And yet for someone who loves the guitar so much, Vance is amusingly uninterested in gear. “I’ve got guitars floating around in different places,” he says. “Some of the songs I recorded guitar just into this laptop and in that case it probably would have been a Gibson that I have. I have a Maton which I’ve played on songs throughout, and then a Martin as well. I don’t know the names of the guitars. I don’t pay great attention to it.”
For Vance, guitars are tools for expression and if it works, he’ll use it. “Some of the tracks we recorded before Covid and on those songs it would have been the producers’ guitars. Whatever was available on the day we made the demo is often the finished product. I’ll pick up and play anything.
“My bandmate, Sam, he’s just a great guitarist. If I talked to him about guitars I’d probably learn a lot, but for me I just pick it up and play. Especially when you’re playing with in-ears, you don’t really always get a true reflection of the sound of the guitar.
“When I’m making decisions about guitars for the live show it’s more about getting information from the front of house techs. If everyone’s like ‘this feeds back a bit; this has a bit of a ringy string’ I’m like, ‘Let’s find the guitar that has none of those issues and then I’ll just play it.’ I don’t have any criteria so far.”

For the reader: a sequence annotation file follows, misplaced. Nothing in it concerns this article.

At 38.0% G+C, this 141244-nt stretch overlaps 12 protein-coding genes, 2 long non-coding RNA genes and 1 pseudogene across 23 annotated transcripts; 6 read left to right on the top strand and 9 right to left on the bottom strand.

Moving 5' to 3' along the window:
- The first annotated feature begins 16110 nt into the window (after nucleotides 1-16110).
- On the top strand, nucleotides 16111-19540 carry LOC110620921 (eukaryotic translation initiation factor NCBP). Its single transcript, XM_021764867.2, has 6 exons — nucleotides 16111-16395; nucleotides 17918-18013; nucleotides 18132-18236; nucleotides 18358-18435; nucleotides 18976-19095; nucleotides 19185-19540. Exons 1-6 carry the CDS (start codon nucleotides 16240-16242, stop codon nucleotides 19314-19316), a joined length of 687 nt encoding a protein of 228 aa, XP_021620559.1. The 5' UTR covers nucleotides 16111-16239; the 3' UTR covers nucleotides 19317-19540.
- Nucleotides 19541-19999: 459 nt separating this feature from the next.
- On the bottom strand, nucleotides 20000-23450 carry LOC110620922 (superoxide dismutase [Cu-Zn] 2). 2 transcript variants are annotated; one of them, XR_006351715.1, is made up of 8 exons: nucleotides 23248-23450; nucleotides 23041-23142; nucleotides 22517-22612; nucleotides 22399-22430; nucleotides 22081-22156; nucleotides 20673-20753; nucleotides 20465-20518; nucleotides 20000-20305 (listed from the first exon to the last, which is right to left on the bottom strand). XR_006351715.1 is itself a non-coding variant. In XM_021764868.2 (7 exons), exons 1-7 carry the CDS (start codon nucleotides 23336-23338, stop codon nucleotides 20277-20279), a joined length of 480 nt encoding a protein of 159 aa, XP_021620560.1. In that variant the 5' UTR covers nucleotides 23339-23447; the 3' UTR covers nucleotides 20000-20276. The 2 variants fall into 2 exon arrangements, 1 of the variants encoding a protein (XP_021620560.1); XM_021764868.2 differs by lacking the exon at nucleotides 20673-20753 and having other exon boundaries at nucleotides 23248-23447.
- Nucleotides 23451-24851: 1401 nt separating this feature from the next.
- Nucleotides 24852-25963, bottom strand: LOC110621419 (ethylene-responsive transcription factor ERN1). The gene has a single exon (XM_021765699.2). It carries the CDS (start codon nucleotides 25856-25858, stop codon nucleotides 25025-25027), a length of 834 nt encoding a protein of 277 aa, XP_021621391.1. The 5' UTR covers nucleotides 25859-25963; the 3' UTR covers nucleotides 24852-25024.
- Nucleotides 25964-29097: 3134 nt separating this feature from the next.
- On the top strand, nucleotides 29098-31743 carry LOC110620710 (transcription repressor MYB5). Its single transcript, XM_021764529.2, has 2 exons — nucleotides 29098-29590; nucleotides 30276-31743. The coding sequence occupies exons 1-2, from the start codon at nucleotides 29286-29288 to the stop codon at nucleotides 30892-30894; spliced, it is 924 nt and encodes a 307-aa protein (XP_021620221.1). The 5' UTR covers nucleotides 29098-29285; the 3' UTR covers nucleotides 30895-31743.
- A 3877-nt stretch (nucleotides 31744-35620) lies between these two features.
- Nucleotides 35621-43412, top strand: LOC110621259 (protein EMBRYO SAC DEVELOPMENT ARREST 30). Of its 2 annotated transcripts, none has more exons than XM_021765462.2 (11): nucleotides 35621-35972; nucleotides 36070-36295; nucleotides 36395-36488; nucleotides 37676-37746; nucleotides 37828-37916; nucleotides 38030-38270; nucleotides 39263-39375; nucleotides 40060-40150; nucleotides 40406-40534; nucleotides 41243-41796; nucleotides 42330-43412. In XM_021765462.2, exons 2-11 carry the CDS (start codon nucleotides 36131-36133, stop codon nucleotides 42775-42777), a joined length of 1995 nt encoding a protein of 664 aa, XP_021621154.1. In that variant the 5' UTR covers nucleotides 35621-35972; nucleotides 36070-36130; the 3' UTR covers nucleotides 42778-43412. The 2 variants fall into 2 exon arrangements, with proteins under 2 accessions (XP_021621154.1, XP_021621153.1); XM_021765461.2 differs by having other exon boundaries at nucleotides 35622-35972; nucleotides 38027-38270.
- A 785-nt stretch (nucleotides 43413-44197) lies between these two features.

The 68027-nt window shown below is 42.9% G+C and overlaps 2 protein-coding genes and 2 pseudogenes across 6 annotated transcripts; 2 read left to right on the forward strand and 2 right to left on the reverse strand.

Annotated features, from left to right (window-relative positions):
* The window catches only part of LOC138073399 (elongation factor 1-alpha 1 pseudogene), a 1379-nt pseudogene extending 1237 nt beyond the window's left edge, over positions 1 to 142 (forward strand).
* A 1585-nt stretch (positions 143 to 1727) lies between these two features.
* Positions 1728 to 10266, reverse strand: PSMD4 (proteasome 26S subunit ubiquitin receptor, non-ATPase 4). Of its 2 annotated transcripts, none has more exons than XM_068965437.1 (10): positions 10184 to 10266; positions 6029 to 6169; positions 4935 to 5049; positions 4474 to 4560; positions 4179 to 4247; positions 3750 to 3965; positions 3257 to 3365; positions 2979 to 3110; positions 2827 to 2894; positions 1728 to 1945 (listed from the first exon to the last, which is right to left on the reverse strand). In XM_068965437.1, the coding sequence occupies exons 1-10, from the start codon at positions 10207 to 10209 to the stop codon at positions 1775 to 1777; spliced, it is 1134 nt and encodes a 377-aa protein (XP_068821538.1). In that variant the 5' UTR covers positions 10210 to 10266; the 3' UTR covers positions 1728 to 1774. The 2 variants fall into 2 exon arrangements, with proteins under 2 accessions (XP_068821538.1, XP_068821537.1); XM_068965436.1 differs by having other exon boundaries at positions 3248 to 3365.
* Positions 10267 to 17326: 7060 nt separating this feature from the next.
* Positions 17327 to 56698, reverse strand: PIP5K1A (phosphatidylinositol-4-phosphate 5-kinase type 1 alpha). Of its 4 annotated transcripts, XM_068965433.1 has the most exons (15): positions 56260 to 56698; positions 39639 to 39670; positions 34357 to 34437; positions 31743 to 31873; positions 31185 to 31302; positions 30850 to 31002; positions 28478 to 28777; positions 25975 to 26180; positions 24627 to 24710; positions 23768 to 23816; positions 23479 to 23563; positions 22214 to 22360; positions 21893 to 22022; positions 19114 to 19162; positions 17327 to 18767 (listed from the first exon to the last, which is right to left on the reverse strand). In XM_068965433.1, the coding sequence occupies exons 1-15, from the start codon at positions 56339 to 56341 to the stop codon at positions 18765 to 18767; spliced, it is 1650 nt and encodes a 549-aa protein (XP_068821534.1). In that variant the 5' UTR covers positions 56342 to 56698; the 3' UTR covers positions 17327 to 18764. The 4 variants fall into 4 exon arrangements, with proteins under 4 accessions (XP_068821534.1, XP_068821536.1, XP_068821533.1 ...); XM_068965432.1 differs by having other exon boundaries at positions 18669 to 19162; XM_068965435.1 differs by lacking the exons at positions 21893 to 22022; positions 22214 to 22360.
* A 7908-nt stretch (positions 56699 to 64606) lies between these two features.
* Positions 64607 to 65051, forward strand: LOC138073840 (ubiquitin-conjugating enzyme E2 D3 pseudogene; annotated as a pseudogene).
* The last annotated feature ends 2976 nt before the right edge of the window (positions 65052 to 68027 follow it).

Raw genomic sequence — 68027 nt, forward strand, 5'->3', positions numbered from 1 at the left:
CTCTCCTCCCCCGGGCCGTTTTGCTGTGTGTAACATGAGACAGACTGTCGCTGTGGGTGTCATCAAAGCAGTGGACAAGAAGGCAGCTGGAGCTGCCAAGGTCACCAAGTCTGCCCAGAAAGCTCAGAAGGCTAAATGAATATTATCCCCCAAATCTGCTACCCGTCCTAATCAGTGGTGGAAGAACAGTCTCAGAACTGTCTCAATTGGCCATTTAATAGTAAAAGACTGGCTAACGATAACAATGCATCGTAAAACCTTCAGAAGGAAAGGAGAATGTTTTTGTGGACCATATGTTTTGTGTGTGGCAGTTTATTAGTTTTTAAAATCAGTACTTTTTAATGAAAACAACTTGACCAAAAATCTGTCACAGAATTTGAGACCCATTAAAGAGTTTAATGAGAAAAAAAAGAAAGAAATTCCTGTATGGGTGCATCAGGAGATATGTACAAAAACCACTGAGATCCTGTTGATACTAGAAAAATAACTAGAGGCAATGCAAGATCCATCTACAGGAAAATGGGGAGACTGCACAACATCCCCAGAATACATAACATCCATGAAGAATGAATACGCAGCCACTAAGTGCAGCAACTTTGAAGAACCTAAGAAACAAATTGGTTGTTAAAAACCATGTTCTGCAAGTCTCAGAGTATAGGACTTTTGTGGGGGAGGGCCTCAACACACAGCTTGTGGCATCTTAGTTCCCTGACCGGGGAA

His lack of curiosity about gear extends to the rest of his rig, which was designed by a former tech and is maintained by his current one, Claire Murphy. He doesn’t know the details of how it works; lights on the inputs show where to plug in and which guitar is currently active.
“I’ve got three or four different guitars. I can just see which guitar is lit up, and I just have a tuner. I don’t think I have any preamps or anything like that,” he says uncertainly.
“For Saturday Sun on the uke, the tuning is totally whack. I only play it with a three-string uke because when we wrote we were trying to figure out the chord shapes on a ukulele where the tuning was really off. I don’t even know how to tune it up! Claire knows what the tuning is,” he laughs. He also has one Maton acoustic guitar tuned to D standard for songs that were recorded in that tuning.
Vance’s ignorance about technical details is because he cares more about the guitar’s creative possibilities. He loves the feeling of when, like “getting struck by lighting”, a song comes from nowhere.
“When you write a great song you’re just like, ‘How did I do that?’ You get chills or the hair stands up your neck. I think that’s what keeps everyone going.” Joy’s passion for invention is palpable. “There is a sense of cracking the code. You want those lightning moments and every day you go into a session excited by the possibility of that happening.”
- In Our Own Sweet Time (opens in new tab) is out now via Atlantic.